This week the NASCAR cup series heads to the world center of racing, the Indianapolis Motor Speedway, for the inaugural fourth of July version of the Brickyard 400. This is unprecedented for NASCAR considering over the course of 50 years they are usually in Daytona around this time. While this move was met with a lot of criticism from fans, there is a positive to come from this move though, as the sport will hold their first doubleheader with Indycar. This has been talked about for many years and now it has finally come to fruition. Another new facet of this weekend will be the Xfinity Series running on the road course configuration. This could very well lead to the cup series transitioning from the oval to the road course next season should everything go well when the Xfinity series does it. It will definitely be an interesting weekend.

Last week, Kevin Harvick and Denny Hamlin dominated the first-ever doubleheader at Pocono. The two drivers finished first and second in both races with Harvick taking race one and Hamlin winning race two. Both of these races came down to pit-road strategy as Harvick was able to eke out a victory by taking two tires and fuel while his teammate Aric Almirola took four. The next day Denny Hamlin pretty much had the whole field covered as he went on to claim his fourth victory of the season. Overall, the idea of two races in a weekend went over well but for the racing itself, it was hard to watch. One of the main issues I had was how the drivers didn't have to shift this week. In my opinion, that was what made this track so unique. It was an oval that had road course characteristics and it usually produced some pretty good finishes. Hopefully this will be addressed when the new car makes its debut in 2022.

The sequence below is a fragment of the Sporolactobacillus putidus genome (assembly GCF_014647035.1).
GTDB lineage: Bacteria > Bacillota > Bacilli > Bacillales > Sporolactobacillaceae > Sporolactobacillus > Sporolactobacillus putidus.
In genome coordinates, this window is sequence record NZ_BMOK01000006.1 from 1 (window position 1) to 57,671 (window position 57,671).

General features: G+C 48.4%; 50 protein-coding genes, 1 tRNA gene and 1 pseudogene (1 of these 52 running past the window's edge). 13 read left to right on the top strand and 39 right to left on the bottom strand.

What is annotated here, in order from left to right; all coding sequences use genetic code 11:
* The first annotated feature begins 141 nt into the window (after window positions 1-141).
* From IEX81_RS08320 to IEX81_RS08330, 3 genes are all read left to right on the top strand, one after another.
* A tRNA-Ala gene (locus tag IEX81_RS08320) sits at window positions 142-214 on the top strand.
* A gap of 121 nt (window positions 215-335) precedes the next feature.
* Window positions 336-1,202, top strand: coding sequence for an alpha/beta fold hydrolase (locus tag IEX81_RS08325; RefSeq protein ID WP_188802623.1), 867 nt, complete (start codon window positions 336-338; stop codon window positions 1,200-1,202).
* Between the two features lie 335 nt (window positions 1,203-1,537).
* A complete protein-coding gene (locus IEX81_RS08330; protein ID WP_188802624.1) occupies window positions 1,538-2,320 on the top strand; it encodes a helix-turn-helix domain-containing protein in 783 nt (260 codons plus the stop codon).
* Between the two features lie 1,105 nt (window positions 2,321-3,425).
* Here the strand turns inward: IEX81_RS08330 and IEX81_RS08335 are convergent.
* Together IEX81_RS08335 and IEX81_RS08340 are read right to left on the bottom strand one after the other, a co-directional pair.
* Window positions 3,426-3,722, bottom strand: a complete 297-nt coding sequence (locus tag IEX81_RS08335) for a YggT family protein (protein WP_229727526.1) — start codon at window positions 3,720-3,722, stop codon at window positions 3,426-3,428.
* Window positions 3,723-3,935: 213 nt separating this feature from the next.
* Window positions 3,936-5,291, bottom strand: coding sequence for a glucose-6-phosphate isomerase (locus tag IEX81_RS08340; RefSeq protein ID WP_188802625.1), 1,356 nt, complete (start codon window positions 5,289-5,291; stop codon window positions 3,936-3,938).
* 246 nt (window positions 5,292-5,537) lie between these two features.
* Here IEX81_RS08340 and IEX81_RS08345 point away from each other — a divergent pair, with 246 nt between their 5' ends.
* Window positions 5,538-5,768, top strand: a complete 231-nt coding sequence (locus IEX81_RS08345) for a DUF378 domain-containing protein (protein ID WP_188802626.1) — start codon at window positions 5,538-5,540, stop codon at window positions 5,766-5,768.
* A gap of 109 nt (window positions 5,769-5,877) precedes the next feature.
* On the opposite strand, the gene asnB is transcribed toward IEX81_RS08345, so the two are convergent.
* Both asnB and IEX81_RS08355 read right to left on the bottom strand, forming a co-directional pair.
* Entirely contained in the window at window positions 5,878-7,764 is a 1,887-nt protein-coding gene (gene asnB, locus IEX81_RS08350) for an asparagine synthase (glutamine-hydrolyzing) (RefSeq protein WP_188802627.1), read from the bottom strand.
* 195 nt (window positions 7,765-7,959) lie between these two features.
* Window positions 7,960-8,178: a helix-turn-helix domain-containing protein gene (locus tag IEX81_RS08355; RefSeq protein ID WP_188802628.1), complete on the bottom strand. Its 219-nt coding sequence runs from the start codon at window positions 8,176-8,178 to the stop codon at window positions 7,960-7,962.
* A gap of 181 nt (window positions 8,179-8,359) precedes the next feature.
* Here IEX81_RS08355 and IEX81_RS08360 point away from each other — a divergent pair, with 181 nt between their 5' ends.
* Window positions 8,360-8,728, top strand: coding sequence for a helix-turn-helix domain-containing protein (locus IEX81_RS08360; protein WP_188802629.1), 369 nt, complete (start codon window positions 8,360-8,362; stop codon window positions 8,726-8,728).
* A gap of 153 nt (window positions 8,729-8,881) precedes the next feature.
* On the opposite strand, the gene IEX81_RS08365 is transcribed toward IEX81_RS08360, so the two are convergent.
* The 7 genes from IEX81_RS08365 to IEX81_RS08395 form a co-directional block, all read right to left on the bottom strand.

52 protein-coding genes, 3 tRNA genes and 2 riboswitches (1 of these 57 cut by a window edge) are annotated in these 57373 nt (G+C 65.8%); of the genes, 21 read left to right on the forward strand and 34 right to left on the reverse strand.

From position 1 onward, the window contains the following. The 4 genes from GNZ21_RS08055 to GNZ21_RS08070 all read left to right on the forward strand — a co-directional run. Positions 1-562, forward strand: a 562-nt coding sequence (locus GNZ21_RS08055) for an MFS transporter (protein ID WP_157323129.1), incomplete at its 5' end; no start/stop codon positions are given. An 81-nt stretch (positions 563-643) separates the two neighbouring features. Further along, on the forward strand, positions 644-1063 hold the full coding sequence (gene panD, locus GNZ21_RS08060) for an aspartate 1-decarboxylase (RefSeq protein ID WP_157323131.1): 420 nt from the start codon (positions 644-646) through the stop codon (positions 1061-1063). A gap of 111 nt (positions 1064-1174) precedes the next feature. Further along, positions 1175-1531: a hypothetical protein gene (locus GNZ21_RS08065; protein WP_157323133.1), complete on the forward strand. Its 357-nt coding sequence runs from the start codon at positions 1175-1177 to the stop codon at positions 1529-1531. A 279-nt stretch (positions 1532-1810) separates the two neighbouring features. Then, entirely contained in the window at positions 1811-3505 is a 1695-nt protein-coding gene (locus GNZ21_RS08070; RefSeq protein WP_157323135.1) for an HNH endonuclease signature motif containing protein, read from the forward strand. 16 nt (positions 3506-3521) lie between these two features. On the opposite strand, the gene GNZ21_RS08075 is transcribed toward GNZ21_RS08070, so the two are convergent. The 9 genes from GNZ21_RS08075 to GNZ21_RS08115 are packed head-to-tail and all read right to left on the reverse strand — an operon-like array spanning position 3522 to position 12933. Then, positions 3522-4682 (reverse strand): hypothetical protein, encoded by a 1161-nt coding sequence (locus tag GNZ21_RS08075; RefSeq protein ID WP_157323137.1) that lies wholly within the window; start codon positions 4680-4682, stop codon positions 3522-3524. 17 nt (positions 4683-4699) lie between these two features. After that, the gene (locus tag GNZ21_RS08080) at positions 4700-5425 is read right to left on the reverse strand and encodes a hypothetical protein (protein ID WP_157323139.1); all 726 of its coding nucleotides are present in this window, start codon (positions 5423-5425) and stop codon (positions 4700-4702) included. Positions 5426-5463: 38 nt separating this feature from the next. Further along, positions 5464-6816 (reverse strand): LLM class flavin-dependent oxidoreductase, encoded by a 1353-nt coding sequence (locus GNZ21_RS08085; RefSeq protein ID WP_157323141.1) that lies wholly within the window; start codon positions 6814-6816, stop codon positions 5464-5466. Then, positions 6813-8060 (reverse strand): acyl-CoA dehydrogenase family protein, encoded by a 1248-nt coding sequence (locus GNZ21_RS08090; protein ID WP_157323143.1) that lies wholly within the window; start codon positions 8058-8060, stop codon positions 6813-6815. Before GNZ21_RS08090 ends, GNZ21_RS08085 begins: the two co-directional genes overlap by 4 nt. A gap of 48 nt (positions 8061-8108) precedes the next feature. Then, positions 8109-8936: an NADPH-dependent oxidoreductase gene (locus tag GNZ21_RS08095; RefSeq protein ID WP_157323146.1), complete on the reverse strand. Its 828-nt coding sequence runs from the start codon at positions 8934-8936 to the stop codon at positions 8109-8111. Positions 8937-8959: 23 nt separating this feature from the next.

One of the big stories going into this week is the announcement a couple of weeks ago that NASCAR will be moving their all-star event to Bristol Motor Speedway. Over the past couple of weeks, there has been a whirlwind of news from the Bubba Wallace story at Talladega, to the doubleheader races last week. A lot of this has put this announcement on the back burner but this is a huge story. The race will be held on Wednesday, July 15th as NASCAR continues with midweek races. This is the first time since 1986 that the race will not be run at NASCAR's home track in Charlotte back when it took place at Atlanta Motor Speedway. The format will be pretty much the same as all the winners from 2019 and 2020 will all have an automatic birth into the race while the rest of the field will run in the open event the day before. The main event will feature four stages including a 15 lap closer around one of NASCAR's most popular race tracks. I think this move was long overdue and I hope that they continue with it in the future. Don't get me wrong, there isn't anything wrong with the race at Charlotte but I think a change of pace would be welcomed. I look forward to seeing how this turns out.

As we move on to Indy this weekend, the driver I have winning is Kurt Busch. This weekend will be the 2004 Cup Series champion's 700th career start, and he's won just about every race that there is to be won except this one here at the Brickyard. This week, that is going to change. It hasn't been the most consistent season for the Vegas native, but he still sits tenth in points and right in the thick of the playoff battle. This track isn't his best as he currently has a 19.42 average finish, including a dismal 30th place finish last year. But this week, I think he gets back on track with a victory as he starts second. The veteran has flown under the radar this year, but he has definitely shown spurts where we think he is going to break-out. He also has runs where it seems like him and his team are mid-pack, but there aren't many drivers out there that have the experience he has. And a talented driver like him always finds a way to bounce back. Look for Kurt Busch to take the #1 Monster Energy Camaro to victory lane.

All stats and information used in this article are brought to you by the good folks at driveraverages.com and Racing-Reference.com, the best websites for all NASCAR stats.